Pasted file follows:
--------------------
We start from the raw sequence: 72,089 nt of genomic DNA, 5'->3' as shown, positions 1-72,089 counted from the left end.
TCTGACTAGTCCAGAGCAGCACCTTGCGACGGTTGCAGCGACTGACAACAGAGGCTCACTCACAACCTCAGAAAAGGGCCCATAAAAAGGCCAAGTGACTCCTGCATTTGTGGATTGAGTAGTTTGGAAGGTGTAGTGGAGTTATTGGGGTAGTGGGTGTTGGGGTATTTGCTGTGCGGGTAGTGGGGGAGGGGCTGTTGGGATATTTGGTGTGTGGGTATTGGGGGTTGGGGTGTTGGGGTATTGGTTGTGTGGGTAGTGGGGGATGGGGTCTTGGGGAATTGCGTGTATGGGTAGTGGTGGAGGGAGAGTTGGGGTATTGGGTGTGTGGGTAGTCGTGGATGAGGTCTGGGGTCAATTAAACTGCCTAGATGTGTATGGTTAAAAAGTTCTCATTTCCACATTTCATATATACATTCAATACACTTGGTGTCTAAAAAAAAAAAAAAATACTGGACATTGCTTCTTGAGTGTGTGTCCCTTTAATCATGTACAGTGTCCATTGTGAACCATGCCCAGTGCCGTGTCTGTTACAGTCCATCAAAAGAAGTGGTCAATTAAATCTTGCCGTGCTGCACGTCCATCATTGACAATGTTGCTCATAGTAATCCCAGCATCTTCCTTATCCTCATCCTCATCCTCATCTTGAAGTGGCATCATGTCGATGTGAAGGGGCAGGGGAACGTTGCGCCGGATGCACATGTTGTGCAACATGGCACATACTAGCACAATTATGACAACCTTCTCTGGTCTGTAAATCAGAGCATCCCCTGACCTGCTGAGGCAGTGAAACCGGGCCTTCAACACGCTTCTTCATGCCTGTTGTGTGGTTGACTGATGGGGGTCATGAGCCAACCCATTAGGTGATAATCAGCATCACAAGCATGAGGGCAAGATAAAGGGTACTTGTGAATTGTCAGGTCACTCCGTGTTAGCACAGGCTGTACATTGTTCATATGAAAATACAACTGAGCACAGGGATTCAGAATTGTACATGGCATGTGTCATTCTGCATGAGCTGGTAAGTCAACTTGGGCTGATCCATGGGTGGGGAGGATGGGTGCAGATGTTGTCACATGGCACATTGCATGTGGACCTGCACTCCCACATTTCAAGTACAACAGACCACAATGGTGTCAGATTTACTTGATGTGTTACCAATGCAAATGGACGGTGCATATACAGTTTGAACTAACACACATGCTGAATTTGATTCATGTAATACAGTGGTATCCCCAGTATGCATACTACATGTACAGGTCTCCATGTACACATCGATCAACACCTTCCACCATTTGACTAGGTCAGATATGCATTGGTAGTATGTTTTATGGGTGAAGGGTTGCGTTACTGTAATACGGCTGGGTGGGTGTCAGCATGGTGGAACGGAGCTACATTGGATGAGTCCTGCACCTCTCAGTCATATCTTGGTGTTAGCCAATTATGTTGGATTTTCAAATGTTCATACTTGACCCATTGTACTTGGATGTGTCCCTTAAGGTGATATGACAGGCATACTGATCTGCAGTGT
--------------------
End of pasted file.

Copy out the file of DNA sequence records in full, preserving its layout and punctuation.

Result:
We start from the raw sequence: 72,089 nt of genomic DNA, 5'->3' as shown, positions 1-72,089 counted from the left end.
TCTGACTAGTCCAGAGCAGCACCTTGCGACGGTTGCAGCGACTGACAACAGAGGCTCACTCACAACCTCAGAAAAGGGCCCATAAAAAGGCCAAGTGACTCCTGCATTTGTGGATTGAGTAGTTTGGAAGGTGTAGTGGAGTTATTGGGGTAGTGGGTGTTGGGGTATTTGCTGTGCGGGTAGTGGGGGAGGGGCTGTTGGGATATTTGGTGTGTGGGTATTGGGGGTTGGGGTGTTGGGGTATTGGTTGTGTGGGTAGTGGGGGATGGGGTCTTGGGGAATTGCGTGTATGGGTAGTGGTGGAGGGAGAGTTGGGGTATTGGGTGTGTGGGTAGTCGTGGATGAGGTCTGGGGTCAATTAAACTGCCTAGATGTGTATGGTTAAAAAGTTCTCATTTCCACATTTCATATATACATTCAATACACTTGGTGTCTAAAAAAAAAAAAAAATACTGGACATTGCTTCTTGAGTGTGTGTCCCTTTAATCATGTACAGTGTCCATTGTGAACCATGCCCAGTGCCGTGTCTGTTACAGTCCATCAAAAGAAGTGGTCAATTAAATCTTGCCGTGCTGCACGTCCATCATTGACAATGTTGCTCATAGTAATCCCAGCATCTTCCTTATCCTCATCCTCATCCTCATCTTGAAGTGGCATCATGTCGATGTGAAGGGGCAGGGGAACGTTGCGCCGGATGCACATGTTGTGCAACATGGCACATACTAGCACAATTATGACAACCTTCTCTGGTCTGTAAATCAGAGCATCCCCTGACCTGCTGAGGCAGTGAAACCGGGCCTTCAACACGCTTCTTCATGCCTGTTGTGTGGTTGACTGATGGGGGTCATGAGCCAACCCATTAGGTGATAATCAGCATCACAAGCATGAGGGCAAGATAAAGGGTACTTGTGAATTGTCAGGTCACTCCGTGTTAGCACAGGCTGTACATTGTTCATATGAAAATACAACTGAGCACAGGGATTCAGAATTGTACATGGCATGTGTCATTCTGCATGAGCTGGTAAGTCAACTTGGGCTGATCCATGGGTGGGGAGGATGGGTGCAGATGTTGTCACATGGCACATTGCATGTGGACCTGCACTCCCACATTTCAAGTACAACAGACCACAATGGTGTCAGATTTACTTGATGTGTTACCAATGCAAATGGACGGTGCATATACAGTTTGAACTAACACACATGCTGAATTTGATTCATGTAATACAGTGGTATCCCCAGTATGCATACTACATGTACAGGTCTCCATGTACACATCGATCAACACCTTCCACCATTTGACTAGGTCAGATATGCATTGGTAGTATGTTTTATGGGTGAAGGGTTGCGTTACTGTAATACGGCTGGGTGGGTGTCAGCATGGTGGAACGGAGCTACATTGGATGAGTCCTGCACCTCTCAGTCATATCTTGGTGTTAGCCAATTATGTTGGATTTTCAAATGTTCATACTTGACCCATTGTACTTGGATGTGTCCCTTAAGGTGATATGACAGGCATACTGATCTGCAGTGT